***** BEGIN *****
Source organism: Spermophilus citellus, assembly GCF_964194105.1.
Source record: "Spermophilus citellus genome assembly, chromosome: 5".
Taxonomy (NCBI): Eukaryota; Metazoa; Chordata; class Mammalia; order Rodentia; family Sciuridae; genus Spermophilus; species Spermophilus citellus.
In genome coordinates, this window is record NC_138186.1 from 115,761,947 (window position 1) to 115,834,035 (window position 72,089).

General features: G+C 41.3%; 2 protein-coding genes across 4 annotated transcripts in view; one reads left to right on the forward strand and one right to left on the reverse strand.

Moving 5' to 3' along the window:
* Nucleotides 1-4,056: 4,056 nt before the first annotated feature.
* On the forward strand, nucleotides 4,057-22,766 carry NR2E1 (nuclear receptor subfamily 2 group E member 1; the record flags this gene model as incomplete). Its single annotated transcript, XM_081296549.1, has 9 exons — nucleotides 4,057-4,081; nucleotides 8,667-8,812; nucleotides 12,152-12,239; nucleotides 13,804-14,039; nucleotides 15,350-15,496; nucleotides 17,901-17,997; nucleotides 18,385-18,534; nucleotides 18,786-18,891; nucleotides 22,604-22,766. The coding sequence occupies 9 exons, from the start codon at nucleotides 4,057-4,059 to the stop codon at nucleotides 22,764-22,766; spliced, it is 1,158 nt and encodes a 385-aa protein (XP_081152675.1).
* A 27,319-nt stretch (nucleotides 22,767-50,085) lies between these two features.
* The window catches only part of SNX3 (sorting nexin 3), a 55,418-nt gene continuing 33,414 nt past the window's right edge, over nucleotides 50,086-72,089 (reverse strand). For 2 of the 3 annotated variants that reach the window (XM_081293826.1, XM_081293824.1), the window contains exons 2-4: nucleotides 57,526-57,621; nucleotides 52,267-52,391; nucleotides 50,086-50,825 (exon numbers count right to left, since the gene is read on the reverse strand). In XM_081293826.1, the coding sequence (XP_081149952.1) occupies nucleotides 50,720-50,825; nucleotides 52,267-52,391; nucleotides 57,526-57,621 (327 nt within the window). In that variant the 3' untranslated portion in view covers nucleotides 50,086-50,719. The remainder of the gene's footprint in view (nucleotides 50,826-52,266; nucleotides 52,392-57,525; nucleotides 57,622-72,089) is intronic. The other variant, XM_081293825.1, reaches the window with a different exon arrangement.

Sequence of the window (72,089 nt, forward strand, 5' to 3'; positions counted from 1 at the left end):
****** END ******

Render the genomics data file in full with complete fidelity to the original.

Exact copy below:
Source organism: Spermophilus citellus, assembly GCF_964194105.1.
Source record: "Spermophilus citellus genome assembly, chromosome: 5".
Taxonomy (NCBI): Eukaryota; Metazoa; Chordata; class Mammalia; order Rodentia; family Sciuridae; genus Spermophilus; species Spermophilus citellus.
In genome coordinates, this window is record NC_138186.1 from 115,761,947 (window position 1) to 115,834,035 (window position 72,089).

General features: G+C 41.3%; 2 protein-coding genes across 4 annotated transcripts in view; one reads left to right on the forward strand and one right to left on the reverse strand.

Moving 5' to 3' along the window:
* Nucleotides 1-4,056: 4,056 nt before the first annotated feature.
* On the forward strand, nucleotides 4,057-22,766 carry NR2E1 (nuclear receptor subfamily 2 group E member 1; the record flags this gene model as incomplete). Its single annotated transcript, XM_081296549.1, has 9 exons — nucleotides 4,057-4,081; nucleotides 8,667-8,812; nucleotides 12,152-12,239; nucleotides 13,804-14,039; nucleotides 15,350-15,496; nucleotides 17,901-17,997; nucleotides 18,385-18,534; nucleotides 18,786-18,891; nucleotides 22,604-22,766. The coding sequence occupies 9 exons, from the start codon at nucleotides 4,057-4,059 to the stop codon at nucleotides 22,764-22,766; spliced, it is 1,158 nt and encodes a 385-aa protein (XP_081152675.1).
* A 27,319-nt stretch (nucleotides 22,767-50,085) lies between these two features.
* The window catches only part of SNX3 (sorting nexin 3), a 55,418-nt gene continuing 33,414 nt past the window's right edge, over nucleotides 50,086-72,089 (reverse strand). For 2 of the 3 annotated variants that reach the window (XM_081293826.1, XM_081293824.1), the window contains exons 2-4: nucleotides 57,526-57,621; nucleotides 52,267-52,391; nucleotides 50,086-50,825 (exon numbers count right to left, since the gene is read on the reverse strand). In XM_081293826.1, the coding sequence (XP_081149952.1) occupies nucleotides 50,720-50,825; nucleotides 52,267-52,391; nucleotides 57,526-57,621 (327 nt within the window). In that variant the 3' untranslated portion in view covers nucleotides 50,086-50,719. The remainder of the gene's footprint in view (nucleotides 50,826-52,266; nucleotides 52,392-57,525; nucleotides 57,622-72,089) is intronic. The other variant, XM_081293825.1, reaches the window with a different exon arrangement.

Sequence of the window (72,089 nt, forward strand, 5' to 3'; positions counted from 1 at the left end):